- Contrition is sorrow over one’s sin, which, to be clear, is not sorrow over the pain or punishment that sin brings. It is not sorrow for getting caught in the act of committing sin. Contrition is sorrow over the sin itself. It is wishing that it was never done. The contrite heart hates the sin on account of it being an offense against God. It wants to avoid the sin in the future. There will certainly be a conflict because the one who is truly contrite, who is genuinely sorry for the sin, still has an old man within him that yearns to sin. But in spite of that, true repentance will involve sincere admission of one’s guilt and condemnation, and a genuine sorrow for the ugliness of sin in one’s life.
- Faith is the divinely worked confidence in the Gospel that proclaims the forgiveness of sins. Faith is not hoping that God might forgive us. Faith is not resigning ourselves to whatever God chooses to do with us. Faith is not even a resolution to avoid the sin. Faith is none of these things. Faith is trust. It is trust in the gospel that declares to us that God, for Christ’s sake, forgives us all our sins. Faith looks to Jesus’ suffering and dying for the sin of the world and says: This was for me too; it was for my sins He suffered and it is my sins that are washed away by His blood.
“You know how I testified…of repentance toward God and of faith in our Lord Jesus Christ.” [Acts 20:21 ESV]
How do you respond to sin and repentance?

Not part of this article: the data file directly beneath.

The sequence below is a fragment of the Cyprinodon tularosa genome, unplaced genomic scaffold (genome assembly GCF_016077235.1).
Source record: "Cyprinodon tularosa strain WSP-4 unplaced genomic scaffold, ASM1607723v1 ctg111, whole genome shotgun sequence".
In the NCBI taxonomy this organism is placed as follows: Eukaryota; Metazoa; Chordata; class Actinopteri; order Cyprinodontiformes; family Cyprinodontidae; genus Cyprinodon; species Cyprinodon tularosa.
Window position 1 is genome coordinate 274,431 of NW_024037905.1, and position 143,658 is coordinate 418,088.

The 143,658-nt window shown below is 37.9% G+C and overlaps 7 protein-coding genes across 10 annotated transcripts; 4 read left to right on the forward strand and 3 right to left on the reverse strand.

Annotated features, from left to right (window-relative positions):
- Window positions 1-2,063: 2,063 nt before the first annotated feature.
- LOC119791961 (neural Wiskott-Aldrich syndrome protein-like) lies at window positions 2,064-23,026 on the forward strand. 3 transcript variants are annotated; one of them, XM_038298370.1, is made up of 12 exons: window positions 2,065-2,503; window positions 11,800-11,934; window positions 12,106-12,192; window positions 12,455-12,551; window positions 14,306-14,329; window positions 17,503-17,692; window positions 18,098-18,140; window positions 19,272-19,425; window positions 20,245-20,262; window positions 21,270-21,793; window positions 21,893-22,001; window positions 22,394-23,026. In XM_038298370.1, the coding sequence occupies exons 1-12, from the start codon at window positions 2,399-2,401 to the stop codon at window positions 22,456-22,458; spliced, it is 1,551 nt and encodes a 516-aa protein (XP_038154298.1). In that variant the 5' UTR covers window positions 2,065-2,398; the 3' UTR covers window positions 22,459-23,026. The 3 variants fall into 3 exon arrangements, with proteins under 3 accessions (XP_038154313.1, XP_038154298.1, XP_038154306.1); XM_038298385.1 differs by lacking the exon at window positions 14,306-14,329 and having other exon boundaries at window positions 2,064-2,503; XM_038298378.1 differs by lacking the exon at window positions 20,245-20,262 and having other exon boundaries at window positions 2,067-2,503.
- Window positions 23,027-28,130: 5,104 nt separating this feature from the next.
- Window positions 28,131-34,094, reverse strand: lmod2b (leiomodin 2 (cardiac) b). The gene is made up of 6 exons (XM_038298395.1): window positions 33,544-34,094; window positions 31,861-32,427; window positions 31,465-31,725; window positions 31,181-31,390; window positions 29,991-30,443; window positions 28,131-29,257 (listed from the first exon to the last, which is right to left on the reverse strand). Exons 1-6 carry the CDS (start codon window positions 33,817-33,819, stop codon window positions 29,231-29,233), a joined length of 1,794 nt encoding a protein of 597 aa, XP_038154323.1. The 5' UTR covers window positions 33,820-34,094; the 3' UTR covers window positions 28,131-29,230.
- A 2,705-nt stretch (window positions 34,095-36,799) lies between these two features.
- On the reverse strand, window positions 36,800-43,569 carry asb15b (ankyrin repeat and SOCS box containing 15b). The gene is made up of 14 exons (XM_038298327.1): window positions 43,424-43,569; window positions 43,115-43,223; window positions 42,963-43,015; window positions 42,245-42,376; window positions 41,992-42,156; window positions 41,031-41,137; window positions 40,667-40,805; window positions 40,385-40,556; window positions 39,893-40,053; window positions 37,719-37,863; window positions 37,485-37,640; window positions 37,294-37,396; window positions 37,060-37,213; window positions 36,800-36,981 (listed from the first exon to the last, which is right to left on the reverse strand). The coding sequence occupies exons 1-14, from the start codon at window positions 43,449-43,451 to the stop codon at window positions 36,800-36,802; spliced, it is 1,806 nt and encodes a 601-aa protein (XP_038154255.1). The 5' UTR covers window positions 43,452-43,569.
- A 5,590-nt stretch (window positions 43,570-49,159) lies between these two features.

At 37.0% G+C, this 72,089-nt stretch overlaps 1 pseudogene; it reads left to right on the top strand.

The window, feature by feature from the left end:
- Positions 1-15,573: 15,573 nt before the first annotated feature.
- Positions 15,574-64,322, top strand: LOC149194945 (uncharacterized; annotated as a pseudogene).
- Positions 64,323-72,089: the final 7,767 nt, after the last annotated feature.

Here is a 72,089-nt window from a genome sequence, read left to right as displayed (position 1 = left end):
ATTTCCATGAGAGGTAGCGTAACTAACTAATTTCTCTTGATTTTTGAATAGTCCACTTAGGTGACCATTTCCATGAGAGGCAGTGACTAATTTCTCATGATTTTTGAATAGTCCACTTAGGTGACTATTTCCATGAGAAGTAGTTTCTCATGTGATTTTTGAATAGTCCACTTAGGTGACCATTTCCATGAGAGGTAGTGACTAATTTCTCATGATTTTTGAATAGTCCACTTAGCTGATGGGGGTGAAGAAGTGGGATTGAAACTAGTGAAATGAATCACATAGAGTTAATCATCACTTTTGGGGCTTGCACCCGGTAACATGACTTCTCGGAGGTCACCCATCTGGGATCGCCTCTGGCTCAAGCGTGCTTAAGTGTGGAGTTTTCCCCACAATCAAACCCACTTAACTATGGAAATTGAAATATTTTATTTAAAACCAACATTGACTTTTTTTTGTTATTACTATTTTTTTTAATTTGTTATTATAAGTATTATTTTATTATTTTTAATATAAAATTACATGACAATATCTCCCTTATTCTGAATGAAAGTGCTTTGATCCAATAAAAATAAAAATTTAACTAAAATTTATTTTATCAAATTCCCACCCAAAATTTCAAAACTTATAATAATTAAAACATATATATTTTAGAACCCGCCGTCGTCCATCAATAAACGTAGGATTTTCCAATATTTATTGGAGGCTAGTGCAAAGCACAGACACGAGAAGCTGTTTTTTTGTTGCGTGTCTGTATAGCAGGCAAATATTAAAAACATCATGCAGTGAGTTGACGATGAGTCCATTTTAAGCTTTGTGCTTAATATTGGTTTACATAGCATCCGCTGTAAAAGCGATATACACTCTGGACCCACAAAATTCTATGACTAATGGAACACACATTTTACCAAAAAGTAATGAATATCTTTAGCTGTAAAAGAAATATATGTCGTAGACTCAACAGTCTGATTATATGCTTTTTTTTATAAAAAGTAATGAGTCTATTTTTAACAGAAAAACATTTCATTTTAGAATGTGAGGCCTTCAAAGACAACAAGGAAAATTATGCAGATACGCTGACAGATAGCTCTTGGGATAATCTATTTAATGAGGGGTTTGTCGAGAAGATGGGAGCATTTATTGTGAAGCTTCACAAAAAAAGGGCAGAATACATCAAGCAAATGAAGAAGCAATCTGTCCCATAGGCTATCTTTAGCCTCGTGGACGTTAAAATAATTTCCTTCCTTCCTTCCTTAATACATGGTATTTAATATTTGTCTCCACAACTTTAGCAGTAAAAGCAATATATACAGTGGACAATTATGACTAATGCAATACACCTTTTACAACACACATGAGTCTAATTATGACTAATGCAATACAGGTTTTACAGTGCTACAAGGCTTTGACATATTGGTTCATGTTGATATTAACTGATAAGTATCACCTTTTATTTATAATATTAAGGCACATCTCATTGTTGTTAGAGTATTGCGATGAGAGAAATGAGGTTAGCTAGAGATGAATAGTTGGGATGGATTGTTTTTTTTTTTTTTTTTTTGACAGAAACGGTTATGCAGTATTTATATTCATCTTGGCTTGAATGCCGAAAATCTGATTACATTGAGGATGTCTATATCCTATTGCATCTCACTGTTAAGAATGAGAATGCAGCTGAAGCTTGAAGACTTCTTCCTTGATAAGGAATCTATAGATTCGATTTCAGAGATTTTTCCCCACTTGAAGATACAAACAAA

You’ve heard the expression “Hate the sin, but love the sinner” right? That is good to keep in mind when responding to sin and repentance. We can say we hate sin, however, according to the sinful flesh we love it. In order to effectively respond to sin we need to effectively understand it from a Biblical understanding.
“The mind of sinful man is death, but the mind controlled by the Spirit is life and peace; the sinful mind is hostile to God. It does not submit to God’s law, nor can it do so.” [Romans 8:7-8 NIV]
We need to respond to sin personally, and encourage others to run to the God from whom we have turned away by our actions. If the sinful activity is dismissed or ignored, there is no repentance. Faith is born and renewed as God smashes the idols within our hearts and creates in their place a confidence in Christ as our Savior from sin, death, hell, and the power of the devil. This change He accomplishes through the preaching of His Law and Gospel. God’s Word helps us define the word ‘repent’ to mean to “turn around” or “turn away from the sin.” God chose this word to describe the change of direction in the sinner’s life.
“’As I live,’ says the Lord GOD, ‘I have no pleasure in the death of the wicked, but that the wicked turn from his way and live. Turn, turn from your evil ways!” [Ezek. 33:11 NKJV]